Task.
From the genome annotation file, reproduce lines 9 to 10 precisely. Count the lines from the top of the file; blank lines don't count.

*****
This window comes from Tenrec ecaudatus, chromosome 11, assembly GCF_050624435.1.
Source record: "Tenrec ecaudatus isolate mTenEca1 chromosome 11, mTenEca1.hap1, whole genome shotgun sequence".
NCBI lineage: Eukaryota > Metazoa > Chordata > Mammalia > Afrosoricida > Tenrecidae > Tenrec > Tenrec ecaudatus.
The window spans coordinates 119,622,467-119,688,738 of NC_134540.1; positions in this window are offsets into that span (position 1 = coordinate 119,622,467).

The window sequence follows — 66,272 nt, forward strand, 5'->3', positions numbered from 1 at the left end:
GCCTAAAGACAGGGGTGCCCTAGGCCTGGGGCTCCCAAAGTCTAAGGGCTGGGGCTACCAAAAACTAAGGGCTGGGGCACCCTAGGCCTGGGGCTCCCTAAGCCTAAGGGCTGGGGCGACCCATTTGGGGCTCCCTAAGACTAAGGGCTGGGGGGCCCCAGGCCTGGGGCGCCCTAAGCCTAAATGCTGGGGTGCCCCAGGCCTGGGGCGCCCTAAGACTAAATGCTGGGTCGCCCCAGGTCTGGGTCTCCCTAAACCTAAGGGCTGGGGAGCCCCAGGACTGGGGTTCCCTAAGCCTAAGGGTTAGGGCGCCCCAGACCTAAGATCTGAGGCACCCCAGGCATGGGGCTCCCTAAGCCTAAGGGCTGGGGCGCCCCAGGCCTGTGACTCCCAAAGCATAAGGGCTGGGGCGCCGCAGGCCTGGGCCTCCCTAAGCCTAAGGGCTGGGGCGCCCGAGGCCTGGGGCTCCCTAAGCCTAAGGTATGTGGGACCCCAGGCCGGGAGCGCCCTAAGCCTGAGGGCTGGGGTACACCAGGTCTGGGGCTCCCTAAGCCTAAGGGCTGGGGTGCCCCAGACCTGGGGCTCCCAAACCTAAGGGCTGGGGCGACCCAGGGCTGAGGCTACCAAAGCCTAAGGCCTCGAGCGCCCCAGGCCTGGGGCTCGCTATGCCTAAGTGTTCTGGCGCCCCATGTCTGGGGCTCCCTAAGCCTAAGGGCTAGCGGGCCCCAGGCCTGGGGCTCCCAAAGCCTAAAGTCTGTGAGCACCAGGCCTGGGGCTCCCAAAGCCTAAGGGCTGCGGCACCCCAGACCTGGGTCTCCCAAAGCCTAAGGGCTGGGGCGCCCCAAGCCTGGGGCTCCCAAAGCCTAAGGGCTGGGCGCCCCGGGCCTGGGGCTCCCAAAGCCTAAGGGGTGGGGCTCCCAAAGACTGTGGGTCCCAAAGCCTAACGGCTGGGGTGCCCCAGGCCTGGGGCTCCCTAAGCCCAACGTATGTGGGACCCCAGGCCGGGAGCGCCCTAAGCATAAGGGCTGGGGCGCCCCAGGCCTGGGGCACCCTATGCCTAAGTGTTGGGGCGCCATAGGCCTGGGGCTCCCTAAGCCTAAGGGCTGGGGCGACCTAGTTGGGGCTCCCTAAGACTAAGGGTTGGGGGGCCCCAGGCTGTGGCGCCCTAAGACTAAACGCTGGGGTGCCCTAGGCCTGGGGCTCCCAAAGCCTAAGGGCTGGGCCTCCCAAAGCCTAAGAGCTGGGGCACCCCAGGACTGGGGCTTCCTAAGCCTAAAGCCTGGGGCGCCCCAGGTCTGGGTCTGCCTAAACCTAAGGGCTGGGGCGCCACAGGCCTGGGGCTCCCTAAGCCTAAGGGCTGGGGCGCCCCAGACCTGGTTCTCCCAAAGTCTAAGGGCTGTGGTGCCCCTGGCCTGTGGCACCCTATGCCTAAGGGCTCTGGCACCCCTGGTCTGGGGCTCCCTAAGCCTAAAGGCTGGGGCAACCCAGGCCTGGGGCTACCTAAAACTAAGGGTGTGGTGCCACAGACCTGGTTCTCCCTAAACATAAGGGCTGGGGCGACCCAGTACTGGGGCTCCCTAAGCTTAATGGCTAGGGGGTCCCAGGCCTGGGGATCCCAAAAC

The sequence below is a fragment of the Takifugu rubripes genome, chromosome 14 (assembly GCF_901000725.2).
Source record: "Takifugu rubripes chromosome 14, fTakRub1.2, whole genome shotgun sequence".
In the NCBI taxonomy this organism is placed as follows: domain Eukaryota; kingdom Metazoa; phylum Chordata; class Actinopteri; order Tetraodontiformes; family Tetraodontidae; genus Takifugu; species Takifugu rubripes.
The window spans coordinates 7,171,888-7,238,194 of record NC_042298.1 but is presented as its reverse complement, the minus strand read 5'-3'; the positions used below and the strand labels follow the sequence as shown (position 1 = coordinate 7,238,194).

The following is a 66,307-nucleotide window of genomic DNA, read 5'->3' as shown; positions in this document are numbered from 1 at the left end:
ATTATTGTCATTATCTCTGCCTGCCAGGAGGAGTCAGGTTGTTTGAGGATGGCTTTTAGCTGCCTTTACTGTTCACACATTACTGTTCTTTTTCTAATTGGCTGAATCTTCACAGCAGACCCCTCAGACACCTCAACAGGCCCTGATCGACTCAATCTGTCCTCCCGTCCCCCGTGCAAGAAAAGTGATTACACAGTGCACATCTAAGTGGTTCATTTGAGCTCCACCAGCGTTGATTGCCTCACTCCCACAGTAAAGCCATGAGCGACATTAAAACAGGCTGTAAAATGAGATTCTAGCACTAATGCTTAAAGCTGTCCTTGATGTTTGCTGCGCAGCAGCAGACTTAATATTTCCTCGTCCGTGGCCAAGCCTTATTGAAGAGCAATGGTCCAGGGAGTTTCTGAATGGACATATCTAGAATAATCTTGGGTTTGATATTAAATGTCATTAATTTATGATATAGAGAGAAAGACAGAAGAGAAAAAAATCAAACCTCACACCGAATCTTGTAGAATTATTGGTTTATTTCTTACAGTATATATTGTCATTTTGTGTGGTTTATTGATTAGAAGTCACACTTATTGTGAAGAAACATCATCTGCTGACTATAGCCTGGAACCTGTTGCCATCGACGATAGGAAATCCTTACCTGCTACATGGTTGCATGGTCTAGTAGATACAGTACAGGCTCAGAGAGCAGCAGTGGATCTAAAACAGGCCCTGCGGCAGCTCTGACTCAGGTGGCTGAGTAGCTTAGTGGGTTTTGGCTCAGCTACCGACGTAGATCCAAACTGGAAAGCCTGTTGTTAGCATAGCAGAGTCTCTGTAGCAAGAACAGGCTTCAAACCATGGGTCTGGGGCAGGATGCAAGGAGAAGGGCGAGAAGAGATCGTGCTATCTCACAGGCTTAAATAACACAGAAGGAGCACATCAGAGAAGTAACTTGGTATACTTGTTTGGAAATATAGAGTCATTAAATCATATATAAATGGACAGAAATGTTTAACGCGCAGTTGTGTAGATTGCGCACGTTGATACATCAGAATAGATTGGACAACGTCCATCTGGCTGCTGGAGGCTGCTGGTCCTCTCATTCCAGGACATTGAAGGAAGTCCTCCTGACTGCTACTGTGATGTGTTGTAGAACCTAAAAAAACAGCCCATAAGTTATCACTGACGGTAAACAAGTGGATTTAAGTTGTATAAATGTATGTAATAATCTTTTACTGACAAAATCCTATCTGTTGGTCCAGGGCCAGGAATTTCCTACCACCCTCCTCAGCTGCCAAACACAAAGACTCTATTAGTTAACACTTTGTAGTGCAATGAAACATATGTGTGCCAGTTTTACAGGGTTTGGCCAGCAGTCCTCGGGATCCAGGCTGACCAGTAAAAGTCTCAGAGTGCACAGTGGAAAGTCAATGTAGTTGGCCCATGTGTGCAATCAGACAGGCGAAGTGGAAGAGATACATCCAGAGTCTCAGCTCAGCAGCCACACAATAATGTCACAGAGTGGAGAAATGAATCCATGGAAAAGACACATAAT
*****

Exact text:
In the NCBI taxonomy this organism is placed as follows: domain Eukaryota; kingdom Metazoa; phylum Chordata; class Actinopteri; order Tetraodontiformes; family Tetraodontidae; genus Takifugu; species Takifugu rubripes.
The window spans coordinates 7,171,888-7,238,194 of record NC_042298.1 but is presented as its reverse complement, the minus strand read 5'-3'; the positions used below and the strand labels follow the sequence as shown (position 1 = coordinate 7,238,194).